Los Angeles, Pasadena & Glendale Railway Blank Stock Certificate (1889)
An unissued stock certificate from the Los Angeles, Pasadena and Glendale Railway Company. Donated to the Mount Lowe Preservation Society by Rick Wright.
Gift of Rick Wright, Mount Lowe Preservation Society Collection
Los Angeles, Pasadena and Glendale Railway Company and how it evolved:
The Los Angeles Terminal Railway Company.—This company was organized January 2, 1891, under the general laws of California for the purposes of consolidating the Los Angeles & Glendale Railway Company, the Los Angeles, Pasadena & Glendale Railway Company, and the original Terminal Company. These roads owned lines aggregating 16.40 miles.
The Los Angeles & Glendale Railroad Company.—This company was incorporated under the general laws of California January 13, 1887, for the purpose of constructing a railroad from Los Angeles to Glendale, Calif. Its charter was amended October 8, 1888, under the name of the Los Angeles & Glendale Railway Company. It built 6.50 miles of road through John Cross as contractor. The cost to him is not known, but the company voted him $75,000 par value in stock. Additional stock to the par value of $25,000 was subscribed for, and at least 10 per cent of par value thereof was paid into the corporation. All the stock issued was later reacquired and issued to the Los Angeles, Pasadena & Glendale Railway Company in exchange for $100,000 par value of the stock of that company.
The line was opened for operation in March, 1888, but no accounts are in existence from which the gross and net earnings can be determined.
The Los Angeles, Pasadena & Glendale Railway Company.—This company was incorporated March 30, 1889, under the general laws of California. It constructed 6.4 miles of standard-gauge railroad between Los Angeles and Pasadena, and 1.8 miles of narrow-gauge line between Glendale and Verdugo Park. A third rail was also laid on a part of the standard-gauge line. The cost of construction can not be satisfactorily ascertained. The company issued $100,000 par value of stock in exchange for stock of the Los Angeles & Glendale Railway Company, and $100,000 additional for $22,000 cash and for organization expenses the amount of which does not appear. It issued also $200,000 par value of bonds […] of this between road, equipment, general expenditures, and other purposes has been already set out in the history of the Terminal Company. The remainder represents the par […] total operating loss of $8,187.87.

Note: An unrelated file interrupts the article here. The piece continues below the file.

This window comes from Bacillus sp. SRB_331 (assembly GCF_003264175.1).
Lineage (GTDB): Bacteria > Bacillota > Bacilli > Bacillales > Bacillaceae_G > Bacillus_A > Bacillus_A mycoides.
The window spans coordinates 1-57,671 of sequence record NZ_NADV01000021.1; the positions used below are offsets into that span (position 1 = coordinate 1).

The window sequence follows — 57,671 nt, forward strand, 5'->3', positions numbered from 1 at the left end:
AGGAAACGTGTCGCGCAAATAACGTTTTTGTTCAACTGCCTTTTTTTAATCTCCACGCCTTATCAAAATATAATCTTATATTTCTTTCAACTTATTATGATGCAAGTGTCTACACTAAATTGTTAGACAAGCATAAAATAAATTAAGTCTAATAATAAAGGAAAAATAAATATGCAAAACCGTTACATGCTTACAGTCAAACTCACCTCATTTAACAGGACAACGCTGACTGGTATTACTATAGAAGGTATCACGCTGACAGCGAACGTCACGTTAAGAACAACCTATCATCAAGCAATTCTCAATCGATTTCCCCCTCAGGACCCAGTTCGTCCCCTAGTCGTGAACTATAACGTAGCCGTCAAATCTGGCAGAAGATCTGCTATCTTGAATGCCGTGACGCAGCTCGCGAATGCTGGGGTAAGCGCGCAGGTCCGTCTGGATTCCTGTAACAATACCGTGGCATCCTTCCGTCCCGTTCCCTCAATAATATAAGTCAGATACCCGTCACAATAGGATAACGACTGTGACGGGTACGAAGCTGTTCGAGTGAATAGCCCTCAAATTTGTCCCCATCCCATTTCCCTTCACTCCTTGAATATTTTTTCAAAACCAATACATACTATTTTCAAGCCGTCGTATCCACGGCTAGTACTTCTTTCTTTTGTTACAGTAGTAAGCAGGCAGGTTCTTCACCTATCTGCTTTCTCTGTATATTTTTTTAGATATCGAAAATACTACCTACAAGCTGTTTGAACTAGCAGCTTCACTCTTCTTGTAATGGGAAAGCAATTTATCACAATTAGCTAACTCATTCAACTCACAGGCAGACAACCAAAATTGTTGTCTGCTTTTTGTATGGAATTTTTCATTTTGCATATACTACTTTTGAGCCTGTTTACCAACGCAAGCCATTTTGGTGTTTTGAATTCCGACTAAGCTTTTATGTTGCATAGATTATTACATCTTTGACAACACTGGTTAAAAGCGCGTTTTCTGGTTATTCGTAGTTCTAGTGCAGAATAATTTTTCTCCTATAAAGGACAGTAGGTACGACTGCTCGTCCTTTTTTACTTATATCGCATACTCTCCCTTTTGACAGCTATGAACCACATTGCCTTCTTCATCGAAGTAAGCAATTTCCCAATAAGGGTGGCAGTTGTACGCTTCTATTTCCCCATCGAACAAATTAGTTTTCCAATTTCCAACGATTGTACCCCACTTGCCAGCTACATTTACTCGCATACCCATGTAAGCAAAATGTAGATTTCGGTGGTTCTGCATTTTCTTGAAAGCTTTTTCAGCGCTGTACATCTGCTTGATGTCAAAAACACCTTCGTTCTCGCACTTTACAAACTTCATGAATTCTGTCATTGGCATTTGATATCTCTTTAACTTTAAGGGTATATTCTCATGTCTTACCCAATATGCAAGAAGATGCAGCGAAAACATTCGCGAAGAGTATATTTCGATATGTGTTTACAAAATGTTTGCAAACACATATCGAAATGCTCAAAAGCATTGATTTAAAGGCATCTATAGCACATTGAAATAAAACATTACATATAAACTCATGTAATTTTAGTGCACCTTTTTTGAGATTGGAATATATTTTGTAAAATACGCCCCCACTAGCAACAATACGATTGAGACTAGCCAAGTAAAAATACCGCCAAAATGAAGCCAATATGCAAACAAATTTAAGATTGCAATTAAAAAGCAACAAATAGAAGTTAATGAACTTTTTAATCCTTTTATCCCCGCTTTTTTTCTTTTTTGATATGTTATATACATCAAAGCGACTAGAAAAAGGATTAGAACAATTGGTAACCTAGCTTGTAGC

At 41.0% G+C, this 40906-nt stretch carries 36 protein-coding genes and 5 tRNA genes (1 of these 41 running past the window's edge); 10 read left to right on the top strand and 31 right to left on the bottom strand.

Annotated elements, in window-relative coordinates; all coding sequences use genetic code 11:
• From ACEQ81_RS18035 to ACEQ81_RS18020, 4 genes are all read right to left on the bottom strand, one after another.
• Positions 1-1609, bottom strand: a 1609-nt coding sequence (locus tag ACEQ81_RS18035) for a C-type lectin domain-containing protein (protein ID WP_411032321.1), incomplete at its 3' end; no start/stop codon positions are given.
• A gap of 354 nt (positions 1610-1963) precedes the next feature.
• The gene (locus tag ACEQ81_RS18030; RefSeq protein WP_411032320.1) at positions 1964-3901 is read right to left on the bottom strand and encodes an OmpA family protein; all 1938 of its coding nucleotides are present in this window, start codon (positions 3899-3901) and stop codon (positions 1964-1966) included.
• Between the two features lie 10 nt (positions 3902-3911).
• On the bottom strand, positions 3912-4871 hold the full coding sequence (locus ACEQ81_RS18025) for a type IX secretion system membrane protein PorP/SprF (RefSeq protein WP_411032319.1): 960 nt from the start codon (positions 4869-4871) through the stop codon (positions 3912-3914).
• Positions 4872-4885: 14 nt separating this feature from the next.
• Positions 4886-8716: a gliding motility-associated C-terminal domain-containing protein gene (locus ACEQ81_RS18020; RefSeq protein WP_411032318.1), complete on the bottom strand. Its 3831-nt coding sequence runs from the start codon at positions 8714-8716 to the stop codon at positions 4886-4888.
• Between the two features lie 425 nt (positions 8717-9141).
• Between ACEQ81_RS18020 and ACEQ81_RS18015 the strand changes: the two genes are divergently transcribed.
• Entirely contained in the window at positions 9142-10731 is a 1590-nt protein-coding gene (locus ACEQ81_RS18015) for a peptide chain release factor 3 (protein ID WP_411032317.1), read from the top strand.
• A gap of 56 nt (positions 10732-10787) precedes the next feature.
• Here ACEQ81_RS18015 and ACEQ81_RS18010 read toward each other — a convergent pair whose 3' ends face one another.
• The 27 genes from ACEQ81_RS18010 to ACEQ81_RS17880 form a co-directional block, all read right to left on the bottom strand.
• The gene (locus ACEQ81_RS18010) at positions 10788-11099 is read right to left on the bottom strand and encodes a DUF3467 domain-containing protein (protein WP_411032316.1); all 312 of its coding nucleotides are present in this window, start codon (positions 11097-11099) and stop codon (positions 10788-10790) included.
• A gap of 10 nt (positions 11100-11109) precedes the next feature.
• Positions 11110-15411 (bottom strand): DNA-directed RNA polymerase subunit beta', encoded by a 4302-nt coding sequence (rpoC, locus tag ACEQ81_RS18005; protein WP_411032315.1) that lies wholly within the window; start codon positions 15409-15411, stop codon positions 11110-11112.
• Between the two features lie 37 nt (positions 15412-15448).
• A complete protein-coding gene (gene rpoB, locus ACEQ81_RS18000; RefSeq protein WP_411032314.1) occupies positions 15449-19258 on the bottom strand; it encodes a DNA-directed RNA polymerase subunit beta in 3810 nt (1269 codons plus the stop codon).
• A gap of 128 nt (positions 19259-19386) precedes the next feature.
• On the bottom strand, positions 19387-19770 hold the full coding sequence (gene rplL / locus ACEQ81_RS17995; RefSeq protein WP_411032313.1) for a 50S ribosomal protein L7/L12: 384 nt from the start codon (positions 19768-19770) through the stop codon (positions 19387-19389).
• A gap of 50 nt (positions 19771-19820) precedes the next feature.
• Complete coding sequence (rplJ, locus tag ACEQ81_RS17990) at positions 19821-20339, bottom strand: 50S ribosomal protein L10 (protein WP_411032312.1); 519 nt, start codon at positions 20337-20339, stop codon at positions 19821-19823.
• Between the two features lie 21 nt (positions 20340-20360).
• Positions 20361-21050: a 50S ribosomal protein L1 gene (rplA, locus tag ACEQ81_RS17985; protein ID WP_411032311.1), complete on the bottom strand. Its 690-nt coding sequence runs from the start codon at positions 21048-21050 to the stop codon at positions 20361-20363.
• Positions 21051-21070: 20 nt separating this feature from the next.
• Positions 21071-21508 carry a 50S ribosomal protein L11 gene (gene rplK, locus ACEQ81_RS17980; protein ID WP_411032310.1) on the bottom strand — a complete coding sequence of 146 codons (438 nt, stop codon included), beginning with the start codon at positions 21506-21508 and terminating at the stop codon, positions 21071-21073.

The original Los Angeles Terminal Railway Company.—The Los Angeles Terminal Railway Company, Incorporated August 29, 1890, under the general laws of California, called herein the original Terminal Company, commenced but did not complete the construction of 1.70 miles of railroad within the city of Los Angeles. It issued stock to the par value of $150,000. From the books of the Los Angeles, Pasadena & Glendale it appears that the latter company advanced to the original Terminal Company $156,683.91 for construction and other purposes. Upon the consolidation before referred to the Terminal Company exchanged $150,000 of its stock for the same amount of stock of the original Terminal Company then outstanding.